Title

Framing the 2007 National Basketball Association finals: An analysis of commentator discourse

Document Type

Journal Article

Publisher

SAGE Publications

Faculty

Faculty of Business and Law

School

School of Business

RAS ID

19262

Comments

This article was originally published as: Scott O.K.M., Hill B., Zakus D. (2014). Framing the 2007 National Basketball Association finals: An analysis of commentator discourse. International Review for the Sociology of Sport, 49(6), 728-744. Original article available here

Abstract

Television broadcasters often exhibit bias in the reporting of sport events. Through framed discourse, networks embed multiple storylines to build and maintain audiences over the duration of an event. Research has typically focused on mega-events occurring every four years. This study, through content analysis of American Broadcast Company’s announcer discourse of a smaller annual event, the 2007 National Basketball Association finals series, found that the framing function of the media continued to be employed. Findings also revealed significant associations existed for play-by-play and colour commentary on the two competing teams that would serve to reinforce viewer beliefs. Commentary on the winning team emphasized skill, speed and creativity, whereas star players became the focus of the losing team. Sport marketers can gain practical utility for use of framing in broadcasts by providing commentators with prepared frames that could support viewer beliefs or expectations.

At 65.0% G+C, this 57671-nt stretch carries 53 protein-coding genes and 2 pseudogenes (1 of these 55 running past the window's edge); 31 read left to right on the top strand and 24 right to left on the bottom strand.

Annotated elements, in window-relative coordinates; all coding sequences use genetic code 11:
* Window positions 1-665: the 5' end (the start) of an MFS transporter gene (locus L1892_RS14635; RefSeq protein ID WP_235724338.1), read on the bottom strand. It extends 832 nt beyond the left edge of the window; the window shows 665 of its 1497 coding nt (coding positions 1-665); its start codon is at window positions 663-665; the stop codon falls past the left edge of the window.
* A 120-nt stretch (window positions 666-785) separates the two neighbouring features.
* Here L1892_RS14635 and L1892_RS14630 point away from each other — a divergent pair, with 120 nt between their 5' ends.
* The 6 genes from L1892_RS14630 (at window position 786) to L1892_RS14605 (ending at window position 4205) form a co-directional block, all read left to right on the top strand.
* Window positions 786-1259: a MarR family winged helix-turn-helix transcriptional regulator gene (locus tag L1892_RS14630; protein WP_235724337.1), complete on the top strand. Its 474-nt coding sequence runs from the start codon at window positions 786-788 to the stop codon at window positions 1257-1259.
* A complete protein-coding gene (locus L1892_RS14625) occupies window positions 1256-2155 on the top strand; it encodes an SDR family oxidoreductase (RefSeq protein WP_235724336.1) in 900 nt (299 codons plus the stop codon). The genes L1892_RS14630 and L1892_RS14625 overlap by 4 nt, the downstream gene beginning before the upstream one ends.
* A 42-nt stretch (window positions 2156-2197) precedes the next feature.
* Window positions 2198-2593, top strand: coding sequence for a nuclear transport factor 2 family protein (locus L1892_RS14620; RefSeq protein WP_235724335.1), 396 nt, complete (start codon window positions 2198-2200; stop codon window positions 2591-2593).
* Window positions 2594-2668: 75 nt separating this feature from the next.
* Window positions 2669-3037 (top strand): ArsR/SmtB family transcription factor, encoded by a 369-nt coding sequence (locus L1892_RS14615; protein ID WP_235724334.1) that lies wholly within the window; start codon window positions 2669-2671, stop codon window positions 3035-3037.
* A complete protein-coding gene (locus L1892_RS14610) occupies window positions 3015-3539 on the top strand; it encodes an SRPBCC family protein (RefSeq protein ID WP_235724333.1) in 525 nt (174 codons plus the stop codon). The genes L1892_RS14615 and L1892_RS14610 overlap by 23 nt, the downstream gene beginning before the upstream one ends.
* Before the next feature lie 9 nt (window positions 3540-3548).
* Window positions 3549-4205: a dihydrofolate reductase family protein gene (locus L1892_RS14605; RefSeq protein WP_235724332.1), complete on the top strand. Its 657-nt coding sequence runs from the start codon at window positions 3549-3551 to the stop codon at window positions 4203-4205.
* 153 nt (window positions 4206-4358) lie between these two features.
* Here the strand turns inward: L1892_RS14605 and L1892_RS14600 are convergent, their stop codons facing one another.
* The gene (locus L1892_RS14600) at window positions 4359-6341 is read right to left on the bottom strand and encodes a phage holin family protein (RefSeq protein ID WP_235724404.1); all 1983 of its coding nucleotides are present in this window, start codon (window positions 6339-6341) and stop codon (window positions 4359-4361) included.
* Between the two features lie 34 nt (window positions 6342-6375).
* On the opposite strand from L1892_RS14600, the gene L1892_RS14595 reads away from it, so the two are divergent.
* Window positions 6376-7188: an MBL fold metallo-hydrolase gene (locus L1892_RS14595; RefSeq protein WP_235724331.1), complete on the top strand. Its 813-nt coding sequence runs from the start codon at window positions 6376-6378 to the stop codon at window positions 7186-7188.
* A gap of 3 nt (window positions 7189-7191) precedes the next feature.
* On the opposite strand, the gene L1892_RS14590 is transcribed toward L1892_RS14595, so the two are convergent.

DOI

10.1177/1012690212466852

Access Rights

Not open access

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